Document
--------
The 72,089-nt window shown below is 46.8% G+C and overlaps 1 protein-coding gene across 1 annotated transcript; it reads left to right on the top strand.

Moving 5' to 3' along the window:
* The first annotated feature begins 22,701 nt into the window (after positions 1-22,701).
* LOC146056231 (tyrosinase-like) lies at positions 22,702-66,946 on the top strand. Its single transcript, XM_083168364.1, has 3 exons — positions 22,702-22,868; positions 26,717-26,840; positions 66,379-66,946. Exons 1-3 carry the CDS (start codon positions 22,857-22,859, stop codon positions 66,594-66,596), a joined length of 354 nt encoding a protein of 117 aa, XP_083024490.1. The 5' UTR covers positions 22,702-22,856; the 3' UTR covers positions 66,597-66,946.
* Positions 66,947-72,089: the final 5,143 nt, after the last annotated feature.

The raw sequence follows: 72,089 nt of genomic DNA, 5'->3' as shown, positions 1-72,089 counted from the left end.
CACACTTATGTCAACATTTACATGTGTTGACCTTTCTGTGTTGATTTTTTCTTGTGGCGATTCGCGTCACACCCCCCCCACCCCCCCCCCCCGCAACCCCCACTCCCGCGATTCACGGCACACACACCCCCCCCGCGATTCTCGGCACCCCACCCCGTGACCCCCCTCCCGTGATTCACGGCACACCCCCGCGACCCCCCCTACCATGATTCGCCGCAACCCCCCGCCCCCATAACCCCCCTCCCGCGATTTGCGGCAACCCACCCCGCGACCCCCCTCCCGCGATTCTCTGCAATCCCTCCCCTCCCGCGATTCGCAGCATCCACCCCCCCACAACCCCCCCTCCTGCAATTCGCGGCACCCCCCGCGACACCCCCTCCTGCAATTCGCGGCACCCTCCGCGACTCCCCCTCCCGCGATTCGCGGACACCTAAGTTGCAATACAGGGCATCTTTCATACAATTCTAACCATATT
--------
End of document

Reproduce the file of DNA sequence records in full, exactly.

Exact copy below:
The 72,089-nt window shown below is 46.8% G+C and overlaps 1 protein-coding gene across 1 annotated transcript; it reads left to right on the top strand.

Moving 5' to 3' along the window:
* The first annotated feature begins 22,701 nt into the window (after positions 1-22,701).
* LOC146056231 (tyrosinase-like) lies at positions 22,702-66,946 on the top strand. Its single transcript, XM_083168364.1, has 3 exons — positions 22,702-22,868; positions 26,717-26,840; positions 66,379-66,946. Exons 1-3 carry the CDS (start codon positions 22,857-22,859, stop codon positions 66,594-66,596), a joined length of 354 nt encoding a protein of 117 aa, XP_083024490.1. The 5' UTR covers positions 22,702-22,856; the 3' UTR covers positions 66,597-66,946.
* Positions 66,947-72,089: the final 5,143 nt, after the last annotated feature.

The raw sequence follows: 72,089 nt of genomic DNA, 5'->3' as shown, positions 1-72,089 counted from the left end.
CACACTTATGTCAACATTTACATGTGTTGACCTTTCTGTGTTGATTTTTTCTTGTGGCGATTCGCGTCACACCCCCCCCACCCCCCCCCCCCGCAACCCCCACTCCCGCGATTCACGGCACACACACCCCCCCCGCGATTCTCGGCACCCCACCCCGTGACCCCCCTCCCGTGATTCACGGCACACCCCCGCGACCCCCCCTACCATGATTCGCCGCAACCCCCCGCCCCCATAACCCCCCTCCCGCGATTTGCGGCAACCCACCCCGCGACCCCCCTCCCGCGATTCTCTGCAATCCCTCCCCTCCCGCGATTCGCAGCATCCACCCCCCCACAACCCCCCCTCCTGCAATTCGCGGCACCCCCCGCGACACCCCCTCCTGCAATTCGCGGCACCCTCCGCGACTCCCCCTCCCGCGATTCGCGGACACCTAAGTTGCAATACAGGGCATCTTTCATACAATTCTAACCATATT